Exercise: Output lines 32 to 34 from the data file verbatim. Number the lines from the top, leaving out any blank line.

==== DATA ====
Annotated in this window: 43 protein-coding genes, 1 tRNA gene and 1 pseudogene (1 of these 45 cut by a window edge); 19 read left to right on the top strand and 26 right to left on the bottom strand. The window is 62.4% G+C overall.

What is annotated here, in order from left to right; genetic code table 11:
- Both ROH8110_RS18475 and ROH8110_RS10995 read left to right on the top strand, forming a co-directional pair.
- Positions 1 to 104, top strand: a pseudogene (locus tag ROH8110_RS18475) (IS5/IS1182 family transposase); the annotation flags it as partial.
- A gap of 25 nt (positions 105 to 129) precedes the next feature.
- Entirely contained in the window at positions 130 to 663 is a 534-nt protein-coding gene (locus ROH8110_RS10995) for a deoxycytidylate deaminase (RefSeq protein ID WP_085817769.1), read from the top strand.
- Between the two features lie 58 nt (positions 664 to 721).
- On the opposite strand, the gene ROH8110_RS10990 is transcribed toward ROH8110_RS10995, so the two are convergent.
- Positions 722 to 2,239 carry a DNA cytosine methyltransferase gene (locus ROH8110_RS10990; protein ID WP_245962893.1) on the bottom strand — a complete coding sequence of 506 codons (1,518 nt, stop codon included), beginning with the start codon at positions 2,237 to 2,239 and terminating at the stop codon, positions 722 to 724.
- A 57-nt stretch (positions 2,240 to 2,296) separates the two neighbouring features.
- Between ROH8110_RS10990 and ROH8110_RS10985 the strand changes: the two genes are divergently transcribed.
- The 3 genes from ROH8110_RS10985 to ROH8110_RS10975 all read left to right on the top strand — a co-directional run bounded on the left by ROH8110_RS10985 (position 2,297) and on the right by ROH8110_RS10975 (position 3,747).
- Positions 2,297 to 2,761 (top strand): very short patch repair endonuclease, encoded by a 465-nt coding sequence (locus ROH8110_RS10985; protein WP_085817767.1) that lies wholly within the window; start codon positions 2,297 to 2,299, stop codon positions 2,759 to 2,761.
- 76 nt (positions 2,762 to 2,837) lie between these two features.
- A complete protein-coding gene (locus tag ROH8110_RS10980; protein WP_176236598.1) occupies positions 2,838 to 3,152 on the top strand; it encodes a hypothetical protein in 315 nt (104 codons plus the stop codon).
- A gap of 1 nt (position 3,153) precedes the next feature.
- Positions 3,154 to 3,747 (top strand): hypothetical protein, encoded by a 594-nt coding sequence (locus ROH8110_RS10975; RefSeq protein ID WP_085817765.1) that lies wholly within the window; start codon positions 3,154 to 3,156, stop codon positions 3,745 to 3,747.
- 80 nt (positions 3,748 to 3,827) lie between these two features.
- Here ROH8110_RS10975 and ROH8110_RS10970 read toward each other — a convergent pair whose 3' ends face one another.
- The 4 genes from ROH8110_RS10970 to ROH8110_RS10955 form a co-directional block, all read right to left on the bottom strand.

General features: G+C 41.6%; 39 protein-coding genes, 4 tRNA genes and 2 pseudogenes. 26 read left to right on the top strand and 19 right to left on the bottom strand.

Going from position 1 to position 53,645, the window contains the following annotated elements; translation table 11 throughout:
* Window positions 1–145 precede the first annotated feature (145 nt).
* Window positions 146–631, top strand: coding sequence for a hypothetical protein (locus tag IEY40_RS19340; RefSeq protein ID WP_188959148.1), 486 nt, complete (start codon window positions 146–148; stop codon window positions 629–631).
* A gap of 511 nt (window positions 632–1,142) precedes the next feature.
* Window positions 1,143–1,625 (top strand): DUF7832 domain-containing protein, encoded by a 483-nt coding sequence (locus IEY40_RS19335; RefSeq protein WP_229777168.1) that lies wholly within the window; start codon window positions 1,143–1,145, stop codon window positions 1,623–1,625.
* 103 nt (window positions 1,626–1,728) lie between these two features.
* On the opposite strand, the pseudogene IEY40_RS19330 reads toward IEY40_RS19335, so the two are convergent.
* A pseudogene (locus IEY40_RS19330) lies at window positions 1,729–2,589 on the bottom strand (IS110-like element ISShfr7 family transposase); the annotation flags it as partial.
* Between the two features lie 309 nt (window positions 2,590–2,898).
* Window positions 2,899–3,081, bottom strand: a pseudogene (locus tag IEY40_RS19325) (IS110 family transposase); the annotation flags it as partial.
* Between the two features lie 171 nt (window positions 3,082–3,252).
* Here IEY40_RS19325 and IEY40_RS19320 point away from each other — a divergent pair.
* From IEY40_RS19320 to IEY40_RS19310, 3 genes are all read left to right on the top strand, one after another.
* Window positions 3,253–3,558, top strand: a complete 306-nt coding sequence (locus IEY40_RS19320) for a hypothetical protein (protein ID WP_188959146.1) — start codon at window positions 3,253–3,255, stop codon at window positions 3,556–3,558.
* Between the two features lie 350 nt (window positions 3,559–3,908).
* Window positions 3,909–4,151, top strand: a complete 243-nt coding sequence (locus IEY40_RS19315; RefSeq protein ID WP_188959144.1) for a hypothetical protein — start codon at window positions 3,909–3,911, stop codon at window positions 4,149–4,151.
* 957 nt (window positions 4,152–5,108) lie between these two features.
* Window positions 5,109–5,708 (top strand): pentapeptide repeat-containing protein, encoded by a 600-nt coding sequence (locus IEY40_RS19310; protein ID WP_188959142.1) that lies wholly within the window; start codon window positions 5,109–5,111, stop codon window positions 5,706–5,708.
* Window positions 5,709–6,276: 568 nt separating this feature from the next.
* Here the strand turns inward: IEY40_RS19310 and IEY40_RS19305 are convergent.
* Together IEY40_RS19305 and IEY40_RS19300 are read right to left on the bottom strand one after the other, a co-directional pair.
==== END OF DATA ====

* Between the two features lie 171 nt (window positions 3,082–3,252).
* Here IEY40_RS19325 and IEY40_RS19320 point away from each other — a divergent pair.
* From IEY40_RS19320 to IEY40_RS19310, 3 genes are all read left to right on the top strand, one after another.